Saturday, July 24, 2004

The Fold July 2003

Recently I heard a recording of Johnny Cash's appearance here, just a little over a month after the death of June, and it was a very emotional experience. At first it was quite shocking to hear how frail he sounded when he spoke but as always he performed with conviction, humility and a strength the younger and healthier of us can only aspire to. With the gracious permission of the author, here is Randy Noles' excellent account of the day. It's also sad to read about Rosey Nix who, later that same year, became another one of music's wasted talents.

Randy Noles is the author of "Orange Blossom Boys: The Untold Story of Ervin T. Rouse, Chubby Wise and the World's Most Famous Fiddle Tune," a critically acclaimed book on song and the colorful yet tragic characters who composed it. To find out more about this fascinating book, go here.

Johnny Cash Grieves in Surprise Performance

By Randy Noles

HILTONS, VA.- A frail and grieving Johnny Cash delivered a brief but emotional performance this weekend at the ancestral home of his wife and singing partner, June Carter Cash, who died May 23 of complications from heart surgery.

Cash, 71 and suffering from autonomic neuropathy, a progressive nervous disorder, sang six songs on Saturday night at the Carter Family Fold, a rustic music hall in the isolated Poor Valley region of Hiltons, VA, where commercial country music traces its roots. The Cash family maintains homes in Hiltons and Jamaica in addition to a sprawling lakefront mansion in Hendersonville, a Nashville suburb.

Prompted by a small newspaper ad, the original Carter Family--A.P. Carter, 35, his wife Sara, 29, and 18-year-old Maybelle, Sara's cousin and A.P.'s sister-in-law--traveled from Poor Valley to Bristol, TN, on August 1, 1927 to audition for a Victor Talking Machine talent scout named Ralph Peer. The recordings they made that day, and throughout the 1930s and 1940s, helped to shape a genre.

June, second-youngest of Maybelle's three daughters, married the brooding and self-destructive Cash in 1967, helping to wean him from drug addiction and joining him in the studio to record such hits as "Jackson" and "If I Were a Carpenter." Their 39-year union was considered one of the industry's great love stories.

Cash's performance at the 1,100-seat Fold on Saturday was a rare public appearance for the Man in Black, who is largely confined to a wheelchair due to a diabetes-related foot injury. He also has breathing difficulty and has been hospitalized numerous times for pneumonia, which is a complication of autonomic neuropathy.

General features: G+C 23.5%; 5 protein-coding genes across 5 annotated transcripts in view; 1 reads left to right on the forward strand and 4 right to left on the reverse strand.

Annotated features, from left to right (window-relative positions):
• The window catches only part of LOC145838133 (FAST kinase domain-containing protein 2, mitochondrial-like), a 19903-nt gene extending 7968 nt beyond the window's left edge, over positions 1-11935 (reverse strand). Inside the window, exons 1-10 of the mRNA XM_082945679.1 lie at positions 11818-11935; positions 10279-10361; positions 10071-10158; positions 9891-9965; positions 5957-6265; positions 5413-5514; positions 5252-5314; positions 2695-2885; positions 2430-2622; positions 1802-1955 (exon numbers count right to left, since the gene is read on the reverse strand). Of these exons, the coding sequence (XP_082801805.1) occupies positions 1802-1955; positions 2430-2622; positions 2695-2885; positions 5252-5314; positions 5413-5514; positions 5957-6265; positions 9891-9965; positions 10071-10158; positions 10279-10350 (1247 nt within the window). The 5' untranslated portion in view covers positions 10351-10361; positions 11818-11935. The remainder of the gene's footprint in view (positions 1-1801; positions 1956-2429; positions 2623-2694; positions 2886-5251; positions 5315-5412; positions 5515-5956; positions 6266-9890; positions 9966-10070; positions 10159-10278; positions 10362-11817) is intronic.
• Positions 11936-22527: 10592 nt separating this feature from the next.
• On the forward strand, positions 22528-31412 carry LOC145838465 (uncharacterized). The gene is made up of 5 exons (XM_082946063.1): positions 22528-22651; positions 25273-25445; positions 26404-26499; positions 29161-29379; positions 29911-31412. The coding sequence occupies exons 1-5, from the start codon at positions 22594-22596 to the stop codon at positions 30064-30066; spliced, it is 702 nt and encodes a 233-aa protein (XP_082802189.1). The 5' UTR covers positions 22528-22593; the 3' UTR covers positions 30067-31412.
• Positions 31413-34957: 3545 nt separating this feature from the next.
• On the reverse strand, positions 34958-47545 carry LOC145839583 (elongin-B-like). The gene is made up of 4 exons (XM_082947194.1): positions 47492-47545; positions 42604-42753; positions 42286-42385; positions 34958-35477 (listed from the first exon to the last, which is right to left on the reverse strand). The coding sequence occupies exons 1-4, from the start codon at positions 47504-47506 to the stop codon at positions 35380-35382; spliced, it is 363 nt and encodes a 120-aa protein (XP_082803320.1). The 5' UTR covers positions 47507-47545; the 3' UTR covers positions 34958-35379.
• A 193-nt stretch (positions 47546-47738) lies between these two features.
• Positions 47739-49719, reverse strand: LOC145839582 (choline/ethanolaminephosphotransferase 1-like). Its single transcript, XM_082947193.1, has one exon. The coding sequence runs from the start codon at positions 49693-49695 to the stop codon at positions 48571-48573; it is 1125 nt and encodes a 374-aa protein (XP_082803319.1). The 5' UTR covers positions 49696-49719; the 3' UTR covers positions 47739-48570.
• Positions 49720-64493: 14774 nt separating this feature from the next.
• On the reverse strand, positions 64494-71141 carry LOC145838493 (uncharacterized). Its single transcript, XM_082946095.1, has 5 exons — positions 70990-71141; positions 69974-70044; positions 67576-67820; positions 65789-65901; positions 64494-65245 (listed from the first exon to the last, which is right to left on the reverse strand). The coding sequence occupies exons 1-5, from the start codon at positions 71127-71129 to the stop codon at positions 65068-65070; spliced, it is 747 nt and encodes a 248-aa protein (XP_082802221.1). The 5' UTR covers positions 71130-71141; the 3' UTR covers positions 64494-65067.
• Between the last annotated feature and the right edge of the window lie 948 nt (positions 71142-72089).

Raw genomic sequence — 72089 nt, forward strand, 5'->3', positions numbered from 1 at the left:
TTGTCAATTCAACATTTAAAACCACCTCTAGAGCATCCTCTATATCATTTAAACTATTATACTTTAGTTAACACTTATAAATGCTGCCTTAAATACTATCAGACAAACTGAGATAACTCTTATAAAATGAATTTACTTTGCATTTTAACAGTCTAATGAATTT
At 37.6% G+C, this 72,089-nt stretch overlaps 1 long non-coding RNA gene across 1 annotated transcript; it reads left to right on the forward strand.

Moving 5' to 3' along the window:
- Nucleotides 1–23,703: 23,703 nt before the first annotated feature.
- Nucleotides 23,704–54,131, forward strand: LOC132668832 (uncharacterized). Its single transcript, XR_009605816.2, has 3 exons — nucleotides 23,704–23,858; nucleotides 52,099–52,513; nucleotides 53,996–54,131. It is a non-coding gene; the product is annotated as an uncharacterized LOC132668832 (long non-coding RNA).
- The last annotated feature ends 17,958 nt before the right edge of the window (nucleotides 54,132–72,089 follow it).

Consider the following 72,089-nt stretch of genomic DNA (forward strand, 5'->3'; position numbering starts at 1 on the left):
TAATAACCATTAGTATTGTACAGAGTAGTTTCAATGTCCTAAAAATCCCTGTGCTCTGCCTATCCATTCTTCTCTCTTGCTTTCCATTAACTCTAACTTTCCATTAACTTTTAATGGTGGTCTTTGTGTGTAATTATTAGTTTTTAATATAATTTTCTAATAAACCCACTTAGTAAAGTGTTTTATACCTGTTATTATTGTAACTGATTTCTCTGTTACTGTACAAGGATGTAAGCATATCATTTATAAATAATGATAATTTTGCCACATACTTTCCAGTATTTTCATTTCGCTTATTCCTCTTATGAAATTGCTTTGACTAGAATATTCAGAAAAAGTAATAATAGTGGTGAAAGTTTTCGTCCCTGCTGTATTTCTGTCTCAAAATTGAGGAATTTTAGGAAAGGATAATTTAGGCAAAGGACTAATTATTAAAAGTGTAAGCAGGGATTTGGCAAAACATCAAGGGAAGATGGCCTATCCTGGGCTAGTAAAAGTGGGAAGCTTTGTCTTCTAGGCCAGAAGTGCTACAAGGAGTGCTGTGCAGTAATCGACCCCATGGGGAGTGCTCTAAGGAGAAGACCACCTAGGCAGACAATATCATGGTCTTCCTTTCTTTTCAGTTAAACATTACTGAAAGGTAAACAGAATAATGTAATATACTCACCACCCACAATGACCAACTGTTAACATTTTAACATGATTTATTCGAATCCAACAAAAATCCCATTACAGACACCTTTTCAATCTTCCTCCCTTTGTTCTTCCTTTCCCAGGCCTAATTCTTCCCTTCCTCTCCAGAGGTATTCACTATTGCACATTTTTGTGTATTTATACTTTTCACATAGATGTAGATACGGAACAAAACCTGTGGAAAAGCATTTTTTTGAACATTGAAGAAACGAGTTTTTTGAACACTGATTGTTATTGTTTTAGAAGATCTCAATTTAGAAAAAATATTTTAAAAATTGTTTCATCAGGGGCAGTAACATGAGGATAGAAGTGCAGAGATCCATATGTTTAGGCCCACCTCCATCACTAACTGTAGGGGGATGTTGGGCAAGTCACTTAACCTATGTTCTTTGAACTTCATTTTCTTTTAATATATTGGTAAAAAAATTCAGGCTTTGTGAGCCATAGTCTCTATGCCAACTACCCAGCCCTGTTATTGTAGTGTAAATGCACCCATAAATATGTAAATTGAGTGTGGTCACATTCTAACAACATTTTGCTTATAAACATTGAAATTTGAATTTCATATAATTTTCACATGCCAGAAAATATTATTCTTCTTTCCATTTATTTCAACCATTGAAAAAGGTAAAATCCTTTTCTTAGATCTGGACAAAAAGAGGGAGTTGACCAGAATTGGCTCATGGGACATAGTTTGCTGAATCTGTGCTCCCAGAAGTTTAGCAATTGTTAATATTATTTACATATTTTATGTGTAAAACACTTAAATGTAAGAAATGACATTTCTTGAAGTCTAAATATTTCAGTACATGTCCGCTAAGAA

Although Cash's presence was unadvertised, word of his last-minute decision to perform spread quickly in this close-knit Appalachian community--and around the world via the Internet. As a result, more than 2,000 people packed the Fold and spilled over onto the hilly grounds surrounding it. Some fans made pilgrimages from as far away as Florida and Texas.

There was a moment of high drama when Cash, who insisted upon walking into the building and up the three steps leading to the stage, was escorted in a side entrance with two assistants gripping each arm. He took halting and obviously difficult steps as the crowd stood and cheered. Once onstage, he sat in a chair for his set.

Cash, still an imposing black-clad figure despite the ravages of illness, was backed by his son and daughter-in-law, John Carter Cash and Laura Cash, on acoustic guitar and violin. Also onstage was former Cash sideman Jerry Hensley on electric guitar.

Sounding raspy but game, Cash performed "Folsom Prison Blues" and "Sunday Morning Coming Down" before he spoke his first words--which were about June.
"I can't tell you what it feels like to play here tonight," he said. This is the first time I've been here without my baby. The pain of a loss like that, it's just indescribable. But this is part of the healing process for me. And I know June is here with us, because she loved this place and she loved all of you."

Cash then asked Laura Carter to sing June's part of a gospel duet the two recorded and frequently performed in concert. "Far Side Banks of Jordan" is a poignantly apt song about a man and wife who pledge that whoever "is first to pass" will wait for the other on the river's banks.

The chorus concludes with the lyrics: "And when I see you coming, I will rise up with a shout, and come running through the shallow water reaching for your hand." Many in the audience were openly weeping during this song, which the Cashes had said was their favorite duet.

After a shaky rendition of his signature tune, "I Walk the Line," Cash was helped from the stage as fans pressed closer so they could touch him, embrace him, offer condolences and take pictures.

Following Cash's performance, prodigal stepdaughter Rosey Nix, once a promising country-blues singer before personal and physical problems derailed her career, sang two songs, including a subdued version of "How Great Thou Art," which she dedicated to "my mama, who was my biggest fan."

Ironically, despite his current struggles, Cash's recording career is hotter than it has been in decades. His new album, "The Man Comes Around," was just certified gold. And a video for the song "Hurt," originally recorded by Nine-Inch Nails and covered by Cash, has been No. 1 on CMT and in heavy rotation on VH1

The eerie production, which disturbed some longtime fans but attracted legions of new ones, depicts a white-haired Cash contemplating his mortality while surrounded by mementos of his storied career. His wife appears in one segment, appearing to mourn Cash as though he were "the first to pass."

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